Open Access Research

Delirium in postoperative nonventilated intensive care patients: risk factors and outcomes

Rodrigo Bernardo Serafim123*, Maximiliano F Dutra4, Felipe Saddy1, Bernardo Tura2, Jose Eduardo Couto de Castro4, Luciana C Villarinho4, Maria da Gloria Santos4, Fernando Augusto Bozza25 and José Rodolfo Rocco3

Author Affiliations

1 Ventilatory Care Unit, Copa D’Or Hospital, Rio de Janeiro, Brazil

2 D’Or Institute of Research and Education, Rio de Janeiro, Brazil

3 Department of Internal Medicine and Post-graduated Program, Hospital Universitário Clementino Fraga Filho, Federal University of Rio de Janeiro, Rio de Janeiro, Brazil

4 Surgical Intensive Care Unit, Copa D’Or Hospital, Rio de Janeiro, Brazil

5 ICU, Instituto de Pesquisa Clínica Evandro Chagas, Fundação Oswaldo Cruz, Rio de Janeiro, Brazil

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Annals of Intensive Care 2012, 2:51  doi:10.1186/2110-5820-2-51

Published: 31 December 2012

Abstract

Background

Delirium features can vary greatly depending on the postoperative population studied; however, most studies focus only on high-risk patients. Describing the impact of delirium and risk factors in mixed populations can help in the development of preventive actions.

Methods

The occurrence of delirium was evaluated prospectively in 465 consecutive nonventilated postoperative patients admitted to a surgical intensive care unit (SICU) using the confusion assessment method (CAM). Patients with and without delirium were compared. A multiple logistic regression was performed to identify the main risk factors for delirium in the first 24 h of admission to the SICU and the main predictors of outcomes.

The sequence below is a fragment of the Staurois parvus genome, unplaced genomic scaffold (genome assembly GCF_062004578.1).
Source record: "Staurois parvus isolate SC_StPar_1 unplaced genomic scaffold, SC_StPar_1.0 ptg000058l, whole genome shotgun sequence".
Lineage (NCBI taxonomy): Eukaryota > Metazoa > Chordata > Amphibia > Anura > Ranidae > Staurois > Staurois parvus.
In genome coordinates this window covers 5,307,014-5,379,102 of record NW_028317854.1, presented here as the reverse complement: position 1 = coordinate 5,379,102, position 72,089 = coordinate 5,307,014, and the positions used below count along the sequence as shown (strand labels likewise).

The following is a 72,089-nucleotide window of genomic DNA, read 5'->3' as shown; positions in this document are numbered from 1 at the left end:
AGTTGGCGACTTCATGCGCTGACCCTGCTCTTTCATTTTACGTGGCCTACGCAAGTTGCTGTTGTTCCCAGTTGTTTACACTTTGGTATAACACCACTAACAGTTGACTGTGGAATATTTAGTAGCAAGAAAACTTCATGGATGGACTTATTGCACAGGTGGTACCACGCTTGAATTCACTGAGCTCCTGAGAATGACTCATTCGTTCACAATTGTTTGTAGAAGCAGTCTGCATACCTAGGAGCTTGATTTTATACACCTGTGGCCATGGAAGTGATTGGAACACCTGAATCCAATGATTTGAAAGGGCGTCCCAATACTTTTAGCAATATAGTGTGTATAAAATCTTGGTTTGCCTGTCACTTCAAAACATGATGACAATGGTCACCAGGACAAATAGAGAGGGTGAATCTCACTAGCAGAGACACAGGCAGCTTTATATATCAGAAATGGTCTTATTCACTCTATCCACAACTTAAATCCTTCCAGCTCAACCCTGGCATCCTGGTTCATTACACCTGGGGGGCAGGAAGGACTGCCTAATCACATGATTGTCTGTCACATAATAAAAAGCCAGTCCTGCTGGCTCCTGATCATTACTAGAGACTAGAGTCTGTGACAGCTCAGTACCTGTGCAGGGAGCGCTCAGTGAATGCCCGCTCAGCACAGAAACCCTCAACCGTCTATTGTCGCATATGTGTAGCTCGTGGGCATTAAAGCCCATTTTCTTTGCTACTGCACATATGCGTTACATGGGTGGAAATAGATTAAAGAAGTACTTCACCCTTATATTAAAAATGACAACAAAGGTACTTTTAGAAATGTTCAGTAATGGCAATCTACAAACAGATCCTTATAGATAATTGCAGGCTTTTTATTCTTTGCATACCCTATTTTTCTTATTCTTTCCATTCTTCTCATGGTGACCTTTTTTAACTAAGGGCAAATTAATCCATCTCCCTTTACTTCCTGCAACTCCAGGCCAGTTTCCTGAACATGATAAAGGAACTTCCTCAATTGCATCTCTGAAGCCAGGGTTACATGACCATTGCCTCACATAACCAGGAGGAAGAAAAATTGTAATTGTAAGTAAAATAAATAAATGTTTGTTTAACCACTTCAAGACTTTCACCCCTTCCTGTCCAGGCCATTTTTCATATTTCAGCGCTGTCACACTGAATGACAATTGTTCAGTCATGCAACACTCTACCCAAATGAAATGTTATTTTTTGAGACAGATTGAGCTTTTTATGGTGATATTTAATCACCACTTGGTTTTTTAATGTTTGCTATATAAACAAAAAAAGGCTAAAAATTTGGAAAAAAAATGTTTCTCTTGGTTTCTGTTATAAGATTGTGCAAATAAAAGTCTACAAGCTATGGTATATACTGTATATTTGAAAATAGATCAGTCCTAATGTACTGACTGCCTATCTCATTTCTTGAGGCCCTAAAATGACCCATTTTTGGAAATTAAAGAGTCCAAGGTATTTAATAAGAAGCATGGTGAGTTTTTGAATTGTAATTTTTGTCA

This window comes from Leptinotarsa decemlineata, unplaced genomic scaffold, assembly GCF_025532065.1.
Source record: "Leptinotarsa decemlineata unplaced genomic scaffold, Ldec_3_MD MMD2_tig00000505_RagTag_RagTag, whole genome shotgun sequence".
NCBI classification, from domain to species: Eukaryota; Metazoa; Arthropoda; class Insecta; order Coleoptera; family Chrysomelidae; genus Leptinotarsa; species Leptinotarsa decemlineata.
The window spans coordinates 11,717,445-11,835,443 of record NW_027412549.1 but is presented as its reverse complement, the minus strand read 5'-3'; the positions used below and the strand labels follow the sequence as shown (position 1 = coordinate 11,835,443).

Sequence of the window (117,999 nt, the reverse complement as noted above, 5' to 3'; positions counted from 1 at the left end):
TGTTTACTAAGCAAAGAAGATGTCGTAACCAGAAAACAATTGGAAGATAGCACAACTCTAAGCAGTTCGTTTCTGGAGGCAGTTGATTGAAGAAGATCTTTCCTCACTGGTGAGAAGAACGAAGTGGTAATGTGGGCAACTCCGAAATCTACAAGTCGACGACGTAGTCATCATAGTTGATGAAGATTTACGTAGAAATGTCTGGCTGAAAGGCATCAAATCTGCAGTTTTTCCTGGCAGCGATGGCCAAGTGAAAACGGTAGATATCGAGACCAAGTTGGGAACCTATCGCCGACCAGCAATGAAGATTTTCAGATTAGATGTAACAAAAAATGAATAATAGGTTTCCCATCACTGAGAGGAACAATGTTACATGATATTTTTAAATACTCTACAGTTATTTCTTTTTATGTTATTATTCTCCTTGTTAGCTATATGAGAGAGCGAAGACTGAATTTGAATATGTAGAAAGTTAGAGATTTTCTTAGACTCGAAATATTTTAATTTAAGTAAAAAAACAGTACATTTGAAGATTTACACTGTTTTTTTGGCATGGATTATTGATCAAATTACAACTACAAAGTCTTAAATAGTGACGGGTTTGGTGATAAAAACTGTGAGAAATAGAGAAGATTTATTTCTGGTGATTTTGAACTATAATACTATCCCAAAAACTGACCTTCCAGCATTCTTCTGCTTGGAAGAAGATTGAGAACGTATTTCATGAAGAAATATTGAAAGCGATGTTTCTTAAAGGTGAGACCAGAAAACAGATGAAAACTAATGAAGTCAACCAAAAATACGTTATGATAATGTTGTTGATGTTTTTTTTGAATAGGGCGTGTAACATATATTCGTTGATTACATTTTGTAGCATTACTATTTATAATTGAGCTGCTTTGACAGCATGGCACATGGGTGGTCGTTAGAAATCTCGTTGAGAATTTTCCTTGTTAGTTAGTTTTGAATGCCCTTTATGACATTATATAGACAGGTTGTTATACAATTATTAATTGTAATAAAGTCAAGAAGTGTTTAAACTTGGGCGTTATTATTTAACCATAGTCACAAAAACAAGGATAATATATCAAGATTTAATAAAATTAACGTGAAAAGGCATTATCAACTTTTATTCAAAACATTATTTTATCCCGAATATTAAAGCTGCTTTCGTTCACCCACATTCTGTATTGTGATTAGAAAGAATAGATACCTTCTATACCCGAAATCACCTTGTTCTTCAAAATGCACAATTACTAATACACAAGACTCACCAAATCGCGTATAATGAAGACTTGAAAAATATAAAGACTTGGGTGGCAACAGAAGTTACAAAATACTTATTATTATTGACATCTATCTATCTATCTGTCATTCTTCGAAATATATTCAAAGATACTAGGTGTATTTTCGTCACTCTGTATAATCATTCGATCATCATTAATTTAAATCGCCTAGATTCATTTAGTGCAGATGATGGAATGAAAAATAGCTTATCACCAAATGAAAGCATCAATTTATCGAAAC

Results

Delirium was diagnosed in 43 (9.2%) individuals and was more frequent on the second and third days of admission. The presence of delirium resulted in longer lengths of SICU and hospital stays [6 days (3–13) vs. 2 days (1–3), p < 0.001 and 26 days (12–39) vs. 6 days (3–13), p <0.001, respectively], as well as higher hospital and SICU mortality rates [16.3% vs. 4.0%, p = 0.004 and 6.5% vs. 1.7%, p = 0.042, respectively]. The risk factors for delirium were age (odds ratio (OR), 1.04 [1.02-1.07]), Acute Physiologic Score (APS; OR, 1.11 [1.04-1.2]), emergency surgery (OR, 8.05 [3.58-18.06]), the use of benzodiazepines (OR, 2.28 [1.04-5.00]), and trauma (OR, 6.16 [4.1-6.5]).

Conclusions

Delirium negatively impacts postoperative nonventilated patients. Risk factors can be used to detect high-risk patients in a mixed population of SICU patients.

Keywords:
Delirium; Postoperative; Surgery; Confusion assessment method